After last week’s Democratic presidential debate, it is evident that voters who favor both parties are engaged in the 2016 race at historic levels.
The first two Republican debates garnered 24 and 23 million viewers respectively. This is a major increase from the 2012 race, where the highest viewed Republican debate attracted only about 7.6 million viewers.
Of equal importance, the undercard debates between the bottom candidates garnered 6.1 million viewers, increasing slightly to 6.3 at the second debate. This means that relative unknowns, like Lindsey Graham, George Pataki, and Bobby Jindal, nearly outperformed the likes of former Speaker of the House Newt Gingrich and the eventual nominee Mitt Romney.
Even factoring in the buzz surrounding celebrity candidate Donald Trump and the unprecedented number of participants, this is a massive increase. With the Democratic debate now behind us, we see democratic leaning voters showing historic engagement as well.
While the much talked-about Clinton-Obama debates attracted a little over 10 million viewers on their best night last week, democrats drew the attention of 15.8 million viewers.
This was a massive win for CNN, since the debate outperformed the recent season premiere of The Walking Dead. Non-democrats are of course welcome to speculate whether this means the debate was more ghastly than the popular horror program.
While Independent Vermont Senator Bernie Sanders has created waves in the democratic primary, it is somewhat shocking that last week outdrew the 2008 matchups between the former first lady and future president.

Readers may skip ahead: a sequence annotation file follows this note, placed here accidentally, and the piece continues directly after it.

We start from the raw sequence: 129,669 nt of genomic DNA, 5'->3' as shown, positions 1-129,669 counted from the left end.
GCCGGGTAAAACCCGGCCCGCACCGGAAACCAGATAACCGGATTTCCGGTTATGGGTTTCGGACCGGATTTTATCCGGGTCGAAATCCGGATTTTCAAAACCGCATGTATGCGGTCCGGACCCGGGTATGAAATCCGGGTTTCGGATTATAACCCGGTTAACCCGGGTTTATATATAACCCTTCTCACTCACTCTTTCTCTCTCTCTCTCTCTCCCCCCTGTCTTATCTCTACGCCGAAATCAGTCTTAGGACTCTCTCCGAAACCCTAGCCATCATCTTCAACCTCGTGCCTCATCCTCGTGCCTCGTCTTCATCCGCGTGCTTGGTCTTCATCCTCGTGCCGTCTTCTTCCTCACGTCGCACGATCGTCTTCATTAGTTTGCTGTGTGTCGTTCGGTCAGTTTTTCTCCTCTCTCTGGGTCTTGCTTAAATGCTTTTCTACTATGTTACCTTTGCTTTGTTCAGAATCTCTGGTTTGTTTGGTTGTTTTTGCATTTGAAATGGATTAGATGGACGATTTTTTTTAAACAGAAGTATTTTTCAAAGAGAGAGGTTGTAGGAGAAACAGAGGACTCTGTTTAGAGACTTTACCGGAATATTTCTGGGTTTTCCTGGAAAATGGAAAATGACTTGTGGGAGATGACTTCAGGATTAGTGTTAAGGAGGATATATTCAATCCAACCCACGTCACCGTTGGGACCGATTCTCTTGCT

The high viewership is somewhat understandable. While democrats had far fewer participants, democratic leaning viewers were given a candidate for everyone.
Each faction of the Democratic Party was well represented on stage. Former Senator Jim Webb, and former Governor Lincoln Chaffee, provided more conservative alternatives to Clinton and Sanders.
When it comes to boots on the ground, voters are showing high levels of engagement as well. In 2012, President Obama fell far short of matching the massive crowds of 100,000 that he could once draw; Republican Mitt Romney struggled as well, not surpassing 30,000 until the tail end of the campaign.
With the 2016 race just beginning, Sanders and Trump have both already held rallies with attendance in the same ballpark of those held in 2012. While pundits have been predicting the collapse of the more unorthodox candidates like Trump, Carson and Sanders for months now, it is obvious that something is fueling this increase in engagement, and it is likely their presence in the race has something to do with it.
While smart money is still behind the more mainstream candidates, if this level of engagement holds, we may well see an increase in primary turnout, as well as a different breed of primary voters showing up to the polls. How this prospect will impact the race is of course yet to be seen.

Kevin Spann
Political Columnist

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